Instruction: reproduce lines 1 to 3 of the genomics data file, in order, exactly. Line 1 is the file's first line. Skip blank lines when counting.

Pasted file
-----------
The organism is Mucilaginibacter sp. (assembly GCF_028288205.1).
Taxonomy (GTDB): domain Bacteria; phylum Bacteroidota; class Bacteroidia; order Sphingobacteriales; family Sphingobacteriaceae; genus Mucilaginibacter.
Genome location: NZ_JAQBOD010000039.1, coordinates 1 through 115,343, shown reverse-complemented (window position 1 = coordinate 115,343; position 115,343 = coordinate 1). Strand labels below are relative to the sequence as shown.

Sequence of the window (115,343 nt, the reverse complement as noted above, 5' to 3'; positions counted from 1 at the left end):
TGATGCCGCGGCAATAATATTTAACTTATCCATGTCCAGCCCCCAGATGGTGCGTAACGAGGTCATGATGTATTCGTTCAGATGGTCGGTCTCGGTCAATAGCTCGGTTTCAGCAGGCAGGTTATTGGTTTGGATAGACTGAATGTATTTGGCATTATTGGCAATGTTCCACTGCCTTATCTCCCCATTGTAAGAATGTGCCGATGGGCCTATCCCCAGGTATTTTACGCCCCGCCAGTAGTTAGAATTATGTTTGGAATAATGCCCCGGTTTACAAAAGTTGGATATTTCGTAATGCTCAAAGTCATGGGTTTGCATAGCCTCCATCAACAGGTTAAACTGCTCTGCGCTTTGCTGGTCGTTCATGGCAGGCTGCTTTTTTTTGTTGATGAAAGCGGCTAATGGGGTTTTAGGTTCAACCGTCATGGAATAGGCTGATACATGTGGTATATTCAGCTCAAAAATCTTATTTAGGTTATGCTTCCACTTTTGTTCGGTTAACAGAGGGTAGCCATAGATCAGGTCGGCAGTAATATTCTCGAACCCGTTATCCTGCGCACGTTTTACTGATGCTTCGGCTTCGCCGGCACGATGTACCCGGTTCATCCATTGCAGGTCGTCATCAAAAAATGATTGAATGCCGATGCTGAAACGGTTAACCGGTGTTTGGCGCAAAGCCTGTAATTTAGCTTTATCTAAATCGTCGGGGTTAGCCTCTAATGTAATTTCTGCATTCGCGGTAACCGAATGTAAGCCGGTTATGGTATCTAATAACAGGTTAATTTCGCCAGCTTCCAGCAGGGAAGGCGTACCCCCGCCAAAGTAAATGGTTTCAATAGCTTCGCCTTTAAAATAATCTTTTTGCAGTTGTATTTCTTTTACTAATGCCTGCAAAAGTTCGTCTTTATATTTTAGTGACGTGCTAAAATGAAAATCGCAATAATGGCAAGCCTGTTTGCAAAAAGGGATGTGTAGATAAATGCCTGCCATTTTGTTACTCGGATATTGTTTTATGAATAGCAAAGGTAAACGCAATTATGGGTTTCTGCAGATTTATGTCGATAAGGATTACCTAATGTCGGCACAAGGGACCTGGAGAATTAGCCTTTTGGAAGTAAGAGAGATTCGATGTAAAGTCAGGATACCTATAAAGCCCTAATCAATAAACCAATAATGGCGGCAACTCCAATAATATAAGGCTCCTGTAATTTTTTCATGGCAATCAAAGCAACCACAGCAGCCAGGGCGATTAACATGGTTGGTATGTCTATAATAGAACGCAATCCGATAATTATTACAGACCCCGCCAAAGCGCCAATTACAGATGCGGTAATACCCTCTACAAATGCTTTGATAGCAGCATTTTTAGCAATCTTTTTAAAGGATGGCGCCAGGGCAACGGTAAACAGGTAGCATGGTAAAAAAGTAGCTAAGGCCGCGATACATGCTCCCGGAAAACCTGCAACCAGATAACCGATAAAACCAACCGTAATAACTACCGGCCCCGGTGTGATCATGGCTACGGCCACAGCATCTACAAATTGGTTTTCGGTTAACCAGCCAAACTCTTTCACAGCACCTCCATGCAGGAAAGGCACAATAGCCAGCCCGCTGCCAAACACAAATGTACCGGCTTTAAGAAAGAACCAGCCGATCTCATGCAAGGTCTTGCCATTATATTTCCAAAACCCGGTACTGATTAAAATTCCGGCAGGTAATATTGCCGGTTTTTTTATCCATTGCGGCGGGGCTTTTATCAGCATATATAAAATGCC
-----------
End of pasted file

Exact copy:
The organism is Mucilaginibacter sp. (assembly GCF_028288205.1).
Taxonomy (GTDB): domain Bacteria; phylum Bacteroidota; class Bacteroidia; order Sphingobacteriales; family Sphingobacteriaceae; genus Mucilaginibacter.
Genome location: NZ_JAQBOD010000039.1, coordinates 1 through 115,343, shown reverse-complemented (window position 1 = coordinate 115,343; position 115,343 = coordinate 1). Strand labels below are relative to the sequence as shown.